“(c) The Fourth Amendment “reasonableness” inquiry is whether the officers’ actions are “objectively reasonable” in light of the facts and circumstances confronting them, without regard to their underlying intent or motivation. The “reasonableness” of a particular use of force must be judged from the perspective of a reasonable officer on the scene, and its calculus must embody an allowance for the fact that police officers are often forced to make split-second decisions about the amount of force necessary in a particular situation. Pp. 490 U. S. 396-397.”

So when the officers are investigated by the Internal Affairs Division they can explain why they struck him multiple times with a baton, “because he would not show us his hands and was trying to pull away from us.” That is legal justification for use of Intermediate Force, e.g. baton strikes or TASER. But is that what will be covered on the local news? I think not.

For example, often media will report that an officer shot “an unarmed suspect” as if that is the standard for use of deadly force. As established by Tennessee vs Garner (1985), the standard is if the actor has reasonable fear for the life or serious bodily injury of himself or a third person. If a large man is trying to push an officer off of a bridge over a highway, does he have reasonable fear for his life or serious bodily injury? Absolutely, and he is justified in using deadly force. Inconvenient facts of law will often be edited out.

Back to your basic issue, yes, the public has every right to video tape police in the open. However, we still have the authority to control a scene to insure the safety of all and the integrity of the crime scene.

    Shane in reply to MikeAT. | October 5, 2014 at 7:41 pm

    I fully empathize with you Mike and BTW thank you for doing the job very few are willing to do.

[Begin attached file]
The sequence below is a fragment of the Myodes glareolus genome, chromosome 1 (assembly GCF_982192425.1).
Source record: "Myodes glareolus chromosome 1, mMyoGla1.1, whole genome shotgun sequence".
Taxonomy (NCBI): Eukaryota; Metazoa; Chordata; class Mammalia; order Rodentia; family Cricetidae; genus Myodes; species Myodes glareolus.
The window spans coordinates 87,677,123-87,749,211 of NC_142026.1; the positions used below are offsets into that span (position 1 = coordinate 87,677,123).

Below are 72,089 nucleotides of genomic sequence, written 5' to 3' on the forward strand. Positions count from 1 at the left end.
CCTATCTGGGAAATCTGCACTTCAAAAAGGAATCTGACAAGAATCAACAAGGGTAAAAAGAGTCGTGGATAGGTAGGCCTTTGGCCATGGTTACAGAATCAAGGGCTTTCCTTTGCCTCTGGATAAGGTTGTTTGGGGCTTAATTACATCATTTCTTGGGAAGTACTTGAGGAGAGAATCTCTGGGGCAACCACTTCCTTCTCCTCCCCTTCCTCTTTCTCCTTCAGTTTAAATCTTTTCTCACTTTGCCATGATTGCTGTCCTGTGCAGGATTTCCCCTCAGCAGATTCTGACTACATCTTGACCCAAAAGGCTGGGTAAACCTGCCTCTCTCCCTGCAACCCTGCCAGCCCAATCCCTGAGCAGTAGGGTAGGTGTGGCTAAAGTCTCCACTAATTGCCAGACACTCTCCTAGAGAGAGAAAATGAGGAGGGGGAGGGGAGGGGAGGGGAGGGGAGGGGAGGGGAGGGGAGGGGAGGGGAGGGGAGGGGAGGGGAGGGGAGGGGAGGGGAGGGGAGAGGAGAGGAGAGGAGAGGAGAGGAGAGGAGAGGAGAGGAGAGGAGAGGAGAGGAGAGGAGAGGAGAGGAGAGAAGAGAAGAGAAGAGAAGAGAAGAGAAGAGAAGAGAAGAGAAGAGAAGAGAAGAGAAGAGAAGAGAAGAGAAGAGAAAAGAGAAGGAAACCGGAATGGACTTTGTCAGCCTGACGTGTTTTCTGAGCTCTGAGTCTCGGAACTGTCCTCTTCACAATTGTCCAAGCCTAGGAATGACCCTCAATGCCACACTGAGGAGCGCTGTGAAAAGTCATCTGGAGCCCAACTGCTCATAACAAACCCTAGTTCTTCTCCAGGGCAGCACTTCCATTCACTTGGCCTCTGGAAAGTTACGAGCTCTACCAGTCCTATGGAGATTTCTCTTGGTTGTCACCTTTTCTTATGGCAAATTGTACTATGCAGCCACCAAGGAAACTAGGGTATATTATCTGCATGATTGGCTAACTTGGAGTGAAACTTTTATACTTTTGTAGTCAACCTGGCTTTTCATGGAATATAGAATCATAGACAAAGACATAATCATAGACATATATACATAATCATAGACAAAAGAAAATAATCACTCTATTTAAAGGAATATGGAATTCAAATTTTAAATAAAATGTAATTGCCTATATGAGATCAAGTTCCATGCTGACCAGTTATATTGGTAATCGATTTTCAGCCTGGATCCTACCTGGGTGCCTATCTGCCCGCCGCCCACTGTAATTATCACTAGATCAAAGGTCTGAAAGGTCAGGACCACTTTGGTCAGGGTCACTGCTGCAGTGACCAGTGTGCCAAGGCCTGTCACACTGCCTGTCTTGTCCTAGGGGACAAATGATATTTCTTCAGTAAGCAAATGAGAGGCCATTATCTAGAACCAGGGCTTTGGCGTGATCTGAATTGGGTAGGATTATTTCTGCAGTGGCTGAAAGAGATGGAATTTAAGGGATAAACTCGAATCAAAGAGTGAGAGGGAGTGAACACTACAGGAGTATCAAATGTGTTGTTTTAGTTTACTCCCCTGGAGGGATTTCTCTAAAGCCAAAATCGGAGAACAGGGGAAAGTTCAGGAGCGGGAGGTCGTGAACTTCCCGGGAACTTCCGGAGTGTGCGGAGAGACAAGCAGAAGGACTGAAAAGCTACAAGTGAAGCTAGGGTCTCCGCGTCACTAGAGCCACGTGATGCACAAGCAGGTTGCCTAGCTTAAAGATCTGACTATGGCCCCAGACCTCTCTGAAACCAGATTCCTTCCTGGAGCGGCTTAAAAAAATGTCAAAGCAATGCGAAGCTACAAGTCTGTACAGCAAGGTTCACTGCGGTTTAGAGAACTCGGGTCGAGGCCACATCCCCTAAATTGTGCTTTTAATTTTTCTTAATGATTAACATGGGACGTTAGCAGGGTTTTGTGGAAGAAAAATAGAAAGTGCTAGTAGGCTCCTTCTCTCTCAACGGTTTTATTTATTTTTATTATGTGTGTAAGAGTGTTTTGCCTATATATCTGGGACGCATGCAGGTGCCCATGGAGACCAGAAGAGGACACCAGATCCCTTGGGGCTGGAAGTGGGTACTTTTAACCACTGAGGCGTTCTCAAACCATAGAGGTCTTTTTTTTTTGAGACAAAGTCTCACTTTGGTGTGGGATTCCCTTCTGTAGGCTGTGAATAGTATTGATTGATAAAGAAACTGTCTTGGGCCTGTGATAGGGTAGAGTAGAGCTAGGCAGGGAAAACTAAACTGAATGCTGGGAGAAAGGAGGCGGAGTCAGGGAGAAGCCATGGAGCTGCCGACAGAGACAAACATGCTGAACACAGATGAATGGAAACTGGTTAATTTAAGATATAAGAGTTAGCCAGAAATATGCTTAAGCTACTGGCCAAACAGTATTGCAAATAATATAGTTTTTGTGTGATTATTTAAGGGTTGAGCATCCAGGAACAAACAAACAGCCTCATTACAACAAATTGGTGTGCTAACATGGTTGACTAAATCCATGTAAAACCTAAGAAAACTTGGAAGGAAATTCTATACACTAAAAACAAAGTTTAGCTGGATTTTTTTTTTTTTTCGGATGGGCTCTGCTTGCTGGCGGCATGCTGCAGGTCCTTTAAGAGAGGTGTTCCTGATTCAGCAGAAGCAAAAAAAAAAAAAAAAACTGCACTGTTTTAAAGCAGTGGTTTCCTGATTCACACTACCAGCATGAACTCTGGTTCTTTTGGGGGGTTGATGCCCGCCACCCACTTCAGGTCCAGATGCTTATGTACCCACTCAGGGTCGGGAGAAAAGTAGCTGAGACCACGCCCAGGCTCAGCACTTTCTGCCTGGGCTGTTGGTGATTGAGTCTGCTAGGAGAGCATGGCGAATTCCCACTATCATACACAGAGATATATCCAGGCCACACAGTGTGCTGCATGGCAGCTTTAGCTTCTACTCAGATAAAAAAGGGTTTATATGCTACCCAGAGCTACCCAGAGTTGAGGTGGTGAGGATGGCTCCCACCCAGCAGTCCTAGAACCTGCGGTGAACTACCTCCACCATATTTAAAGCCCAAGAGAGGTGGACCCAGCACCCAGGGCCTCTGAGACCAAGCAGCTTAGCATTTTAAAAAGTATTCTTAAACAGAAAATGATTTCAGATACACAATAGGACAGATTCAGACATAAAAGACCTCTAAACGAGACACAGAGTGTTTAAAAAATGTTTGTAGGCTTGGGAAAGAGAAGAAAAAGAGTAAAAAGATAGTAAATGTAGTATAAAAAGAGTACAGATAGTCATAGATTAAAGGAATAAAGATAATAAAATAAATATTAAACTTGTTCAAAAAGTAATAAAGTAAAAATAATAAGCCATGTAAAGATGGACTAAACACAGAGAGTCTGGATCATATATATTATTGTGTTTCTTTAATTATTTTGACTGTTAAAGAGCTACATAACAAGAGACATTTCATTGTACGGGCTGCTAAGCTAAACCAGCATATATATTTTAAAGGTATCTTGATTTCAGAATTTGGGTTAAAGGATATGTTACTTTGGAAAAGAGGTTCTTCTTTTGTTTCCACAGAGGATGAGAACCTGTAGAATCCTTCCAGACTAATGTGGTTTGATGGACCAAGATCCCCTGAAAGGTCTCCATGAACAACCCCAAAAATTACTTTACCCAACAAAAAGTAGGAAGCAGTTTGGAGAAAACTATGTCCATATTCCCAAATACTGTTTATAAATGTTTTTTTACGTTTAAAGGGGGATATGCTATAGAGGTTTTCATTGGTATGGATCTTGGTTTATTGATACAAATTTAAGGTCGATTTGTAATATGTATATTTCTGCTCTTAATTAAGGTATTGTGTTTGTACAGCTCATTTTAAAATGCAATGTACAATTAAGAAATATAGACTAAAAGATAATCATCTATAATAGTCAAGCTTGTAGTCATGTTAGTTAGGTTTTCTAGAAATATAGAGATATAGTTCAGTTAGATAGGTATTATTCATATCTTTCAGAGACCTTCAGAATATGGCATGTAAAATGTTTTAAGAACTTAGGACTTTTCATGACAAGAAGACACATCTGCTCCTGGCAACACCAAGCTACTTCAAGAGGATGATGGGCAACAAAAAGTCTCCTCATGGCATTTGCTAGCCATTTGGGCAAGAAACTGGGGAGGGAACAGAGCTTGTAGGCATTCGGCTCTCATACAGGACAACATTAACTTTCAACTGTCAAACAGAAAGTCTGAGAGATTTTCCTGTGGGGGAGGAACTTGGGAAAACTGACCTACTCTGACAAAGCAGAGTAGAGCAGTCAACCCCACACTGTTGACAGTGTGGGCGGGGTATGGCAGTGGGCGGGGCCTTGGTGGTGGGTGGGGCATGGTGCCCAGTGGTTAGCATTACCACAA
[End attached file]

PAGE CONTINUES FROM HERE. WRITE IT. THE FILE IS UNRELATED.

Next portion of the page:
Don’t forget that video works both ways. When many people are video taping some won’t be as sympathetic to the joker that punched you and tried to claim something else. It is hard to know and understand that there are others out there that may understand what is happening and I think that a lot of the reason that many police officers walk on most charges is because people see beyond the single point of view being presented.

    The assumption that people can’t understand what a police officer is dealing with, to me, is just plain wrong. I think one would be hard pressed to find an adult male that hasn’t been in some sort of physical altercation. From this we can understand much of what is happening. That said not enough is being done to weed out the bad eggs in police precincts. It would be very detrimental to your career as a police officer to step and say something about another officer whom you know is abusive and dangerous. But a camera, well that is another story and if all of you are wearing one during the incident it becomes very difficult for the bad egg to wiggle out and you don’t even have to put your job on the line to get that guy gone. Please embrace the videos, wear cameras yourself and always run your dashcam. The more cameras the better … for all of us.

    Spiny Norman in reply to MikeAT. | October 6, 2014 at 2:47 pm

    …there should be no issue with being videotaped on the public as long as it’s done at a safe distance.

    I have no problem with this, and I doubt many LI readers would disagree. There’s a difference between recording an LEO’s actions and interfering with them.

Wee Bobby Zimmerman had a related comment:

Up on Housing Project Hill
It’s either fortune or fame
You must pick one or the other
Though neither of them are to be what they claim
If you’re lookin’ to get silly
You better go back to from where you came
Because the cops don’t need you
And man they expect the same.